U.S. Navy, Italian Air Force test aerial refueling capability

Navy photograph

The Italian Air Force’s KC-767A refuels a U.S. Navy F/A-18 E/F during a test in early September at Naval Air Station Patuxent River, Md. This was one of several tests planned to authorize KC-767A refueling of U.S. Navy fighter aircraft in an operational environment.

Testing for the U.S. Navy’s fighter aircraft to receive fuel from the Italian Air Force’s KC-767A aircraft is currently underway at Naval Air Station Patuxent River, Md.

This six week test period is designed to meet the U.S. Central Command’s operational requirement for joint interoperability and increased air refueling capacity within that area of responsibility.

“It has been great to work with our Italian Air Force partners to strengthen our joint war fighting capability,” said Capt. Jaime Engdahl, U.S. Navy’s Precision Strike Weapons program manager, who oversees the Navy’s aerial refueling efforts.  “With the team’s continuing good work we will be able to clear all of our operational strike aircraft for coalition aerial refueling and extend our combat strike range capability.”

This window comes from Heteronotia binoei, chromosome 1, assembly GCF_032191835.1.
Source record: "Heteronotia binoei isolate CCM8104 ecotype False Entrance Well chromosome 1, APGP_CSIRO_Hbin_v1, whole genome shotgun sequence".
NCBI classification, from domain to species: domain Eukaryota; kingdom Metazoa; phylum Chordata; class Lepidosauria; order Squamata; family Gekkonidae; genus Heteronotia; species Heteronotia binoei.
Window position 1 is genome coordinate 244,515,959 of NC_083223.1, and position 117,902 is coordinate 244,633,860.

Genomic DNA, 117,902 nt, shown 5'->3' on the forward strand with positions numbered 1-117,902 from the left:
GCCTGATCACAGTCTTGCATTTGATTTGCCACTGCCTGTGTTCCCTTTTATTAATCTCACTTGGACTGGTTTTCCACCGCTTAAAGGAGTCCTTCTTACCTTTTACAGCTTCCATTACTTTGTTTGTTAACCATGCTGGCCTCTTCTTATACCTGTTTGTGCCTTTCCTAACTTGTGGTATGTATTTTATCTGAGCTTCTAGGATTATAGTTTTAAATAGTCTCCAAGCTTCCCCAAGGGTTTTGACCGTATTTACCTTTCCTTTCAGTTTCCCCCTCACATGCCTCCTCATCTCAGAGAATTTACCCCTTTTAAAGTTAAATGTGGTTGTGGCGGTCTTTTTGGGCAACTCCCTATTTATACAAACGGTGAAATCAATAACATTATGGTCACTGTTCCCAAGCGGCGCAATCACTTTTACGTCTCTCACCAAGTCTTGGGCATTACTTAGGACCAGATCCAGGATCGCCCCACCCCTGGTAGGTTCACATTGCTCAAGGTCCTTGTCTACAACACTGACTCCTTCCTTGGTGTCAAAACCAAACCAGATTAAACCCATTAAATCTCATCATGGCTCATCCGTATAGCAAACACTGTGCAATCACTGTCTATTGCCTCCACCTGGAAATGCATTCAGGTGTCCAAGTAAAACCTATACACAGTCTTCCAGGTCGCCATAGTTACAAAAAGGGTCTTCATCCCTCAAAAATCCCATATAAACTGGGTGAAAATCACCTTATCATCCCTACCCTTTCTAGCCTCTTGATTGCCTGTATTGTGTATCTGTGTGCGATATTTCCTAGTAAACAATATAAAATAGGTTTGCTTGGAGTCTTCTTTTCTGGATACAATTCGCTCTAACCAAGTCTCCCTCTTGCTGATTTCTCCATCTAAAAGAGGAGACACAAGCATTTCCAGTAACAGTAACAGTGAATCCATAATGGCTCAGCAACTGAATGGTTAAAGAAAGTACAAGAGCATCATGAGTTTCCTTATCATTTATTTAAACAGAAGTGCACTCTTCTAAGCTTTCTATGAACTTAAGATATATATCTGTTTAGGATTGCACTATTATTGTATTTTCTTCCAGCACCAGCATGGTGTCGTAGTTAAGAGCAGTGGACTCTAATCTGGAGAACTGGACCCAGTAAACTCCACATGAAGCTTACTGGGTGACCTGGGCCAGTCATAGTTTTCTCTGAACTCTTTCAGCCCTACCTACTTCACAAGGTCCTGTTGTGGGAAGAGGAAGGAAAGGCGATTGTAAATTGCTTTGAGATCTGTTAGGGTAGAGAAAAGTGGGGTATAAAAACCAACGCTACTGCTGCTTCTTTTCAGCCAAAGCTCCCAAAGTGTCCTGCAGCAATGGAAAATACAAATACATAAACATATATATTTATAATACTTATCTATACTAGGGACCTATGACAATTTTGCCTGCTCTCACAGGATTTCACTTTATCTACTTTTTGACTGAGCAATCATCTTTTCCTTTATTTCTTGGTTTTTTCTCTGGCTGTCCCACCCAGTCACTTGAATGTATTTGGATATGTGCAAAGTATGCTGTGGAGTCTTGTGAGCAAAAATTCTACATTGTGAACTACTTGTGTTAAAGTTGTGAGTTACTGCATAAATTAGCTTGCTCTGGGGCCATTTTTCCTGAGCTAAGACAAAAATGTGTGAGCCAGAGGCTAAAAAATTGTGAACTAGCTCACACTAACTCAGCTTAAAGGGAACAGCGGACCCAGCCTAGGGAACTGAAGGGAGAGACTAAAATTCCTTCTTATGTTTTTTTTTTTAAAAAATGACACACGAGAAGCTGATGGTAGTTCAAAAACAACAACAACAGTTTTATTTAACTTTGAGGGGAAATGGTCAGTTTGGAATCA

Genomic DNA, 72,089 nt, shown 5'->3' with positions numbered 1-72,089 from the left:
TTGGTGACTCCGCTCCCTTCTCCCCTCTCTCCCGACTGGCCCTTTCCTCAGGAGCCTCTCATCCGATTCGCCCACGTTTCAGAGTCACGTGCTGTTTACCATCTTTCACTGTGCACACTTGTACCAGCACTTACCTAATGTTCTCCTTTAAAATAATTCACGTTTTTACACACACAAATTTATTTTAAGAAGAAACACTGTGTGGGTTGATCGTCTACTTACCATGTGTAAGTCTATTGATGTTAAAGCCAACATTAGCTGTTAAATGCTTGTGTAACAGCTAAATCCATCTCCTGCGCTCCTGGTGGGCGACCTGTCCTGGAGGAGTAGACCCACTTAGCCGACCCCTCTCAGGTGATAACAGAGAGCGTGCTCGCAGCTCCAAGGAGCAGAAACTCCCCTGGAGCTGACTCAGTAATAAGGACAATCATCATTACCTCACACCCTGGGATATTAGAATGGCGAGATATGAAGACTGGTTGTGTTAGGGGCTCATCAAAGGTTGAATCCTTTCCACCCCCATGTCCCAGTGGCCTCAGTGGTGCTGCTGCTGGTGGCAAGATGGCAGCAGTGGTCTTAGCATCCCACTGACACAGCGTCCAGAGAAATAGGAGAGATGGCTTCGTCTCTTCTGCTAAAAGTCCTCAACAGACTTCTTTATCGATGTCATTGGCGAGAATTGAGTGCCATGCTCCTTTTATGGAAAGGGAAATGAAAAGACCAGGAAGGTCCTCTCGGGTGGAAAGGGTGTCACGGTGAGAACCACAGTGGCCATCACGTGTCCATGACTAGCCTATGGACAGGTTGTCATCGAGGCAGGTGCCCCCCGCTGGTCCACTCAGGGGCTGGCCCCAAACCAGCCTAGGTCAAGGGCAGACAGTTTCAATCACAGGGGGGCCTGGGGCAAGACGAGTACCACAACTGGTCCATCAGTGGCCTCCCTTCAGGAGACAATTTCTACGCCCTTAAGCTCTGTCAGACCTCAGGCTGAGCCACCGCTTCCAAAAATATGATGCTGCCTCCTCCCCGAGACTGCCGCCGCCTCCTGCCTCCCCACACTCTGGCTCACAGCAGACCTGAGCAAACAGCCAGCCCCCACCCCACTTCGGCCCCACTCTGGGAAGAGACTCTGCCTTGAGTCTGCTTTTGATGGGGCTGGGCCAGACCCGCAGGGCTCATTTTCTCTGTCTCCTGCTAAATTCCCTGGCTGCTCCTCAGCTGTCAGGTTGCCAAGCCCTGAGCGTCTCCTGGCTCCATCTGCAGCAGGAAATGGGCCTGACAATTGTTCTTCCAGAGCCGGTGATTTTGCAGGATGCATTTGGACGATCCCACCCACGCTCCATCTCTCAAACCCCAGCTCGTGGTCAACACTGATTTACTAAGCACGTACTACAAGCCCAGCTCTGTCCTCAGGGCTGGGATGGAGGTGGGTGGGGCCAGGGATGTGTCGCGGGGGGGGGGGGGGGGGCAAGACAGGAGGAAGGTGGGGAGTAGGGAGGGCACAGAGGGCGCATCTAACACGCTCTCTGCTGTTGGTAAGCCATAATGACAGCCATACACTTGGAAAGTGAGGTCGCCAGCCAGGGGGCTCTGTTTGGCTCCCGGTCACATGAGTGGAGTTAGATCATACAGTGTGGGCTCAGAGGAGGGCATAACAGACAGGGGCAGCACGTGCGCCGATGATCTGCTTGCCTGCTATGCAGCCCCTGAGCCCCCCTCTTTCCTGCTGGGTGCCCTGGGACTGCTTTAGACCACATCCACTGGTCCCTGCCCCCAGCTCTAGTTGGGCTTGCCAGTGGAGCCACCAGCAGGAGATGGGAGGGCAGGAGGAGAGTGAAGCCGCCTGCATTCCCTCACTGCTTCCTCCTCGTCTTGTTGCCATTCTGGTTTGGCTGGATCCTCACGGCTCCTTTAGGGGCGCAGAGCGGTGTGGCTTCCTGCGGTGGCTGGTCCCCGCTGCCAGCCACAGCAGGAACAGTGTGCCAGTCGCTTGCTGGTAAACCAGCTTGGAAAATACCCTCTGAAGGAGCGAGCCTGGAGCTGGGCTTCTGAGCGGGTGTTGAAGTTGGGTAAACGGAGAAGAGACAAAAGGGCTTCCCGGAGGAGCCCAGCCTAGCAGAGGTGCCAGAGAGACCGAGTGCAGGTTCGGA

Under Engdahl’s direction, the aerial refueling team developed a plan to support Italian tanker testing. The team coordinated with its Italian counterparts, Air Test and Evaluation Squadron (VX) 23, (VX) 31, and Marine Aircraft Group 14 to coordinate flights at Patuxent River using the F/A-18, AV-8B and EA-6B.

During each flight, the aircraft completes a pre-requisite wake survey before doing initial contacts at a given altitude / airspeed condition.  The aircraft maneuvers to various positions behind and abeam the tanker that correspond to where it would be if actually taking fuel. At each position, the pilot evaluates the relative difficulty of capturing and maintaining the desired position.

Following a successful wake survey, the KC-767A’s hose/drogue is extended and initial contacts with the basket are completed at various altitudes and airspeeds.  Hose reel system response is tested with slow and fast closure-rate engagements to ensure the system will operate at all conditions for operational pilots.

“Testing is going very well and we are encouraged by the results we have seen so far with the F/A-18,” said Erin Kennedy, PMA-201 aerial refueling class desk engineer. “In the weeks ahead, we will conduct additional flying quality evaluations with the AV-8B and EA-6B.”

The goal of the certification testing is to authorize KC-767A refueling of these three aircraft in an operational environment. Testing is scheduled to be complete in early October.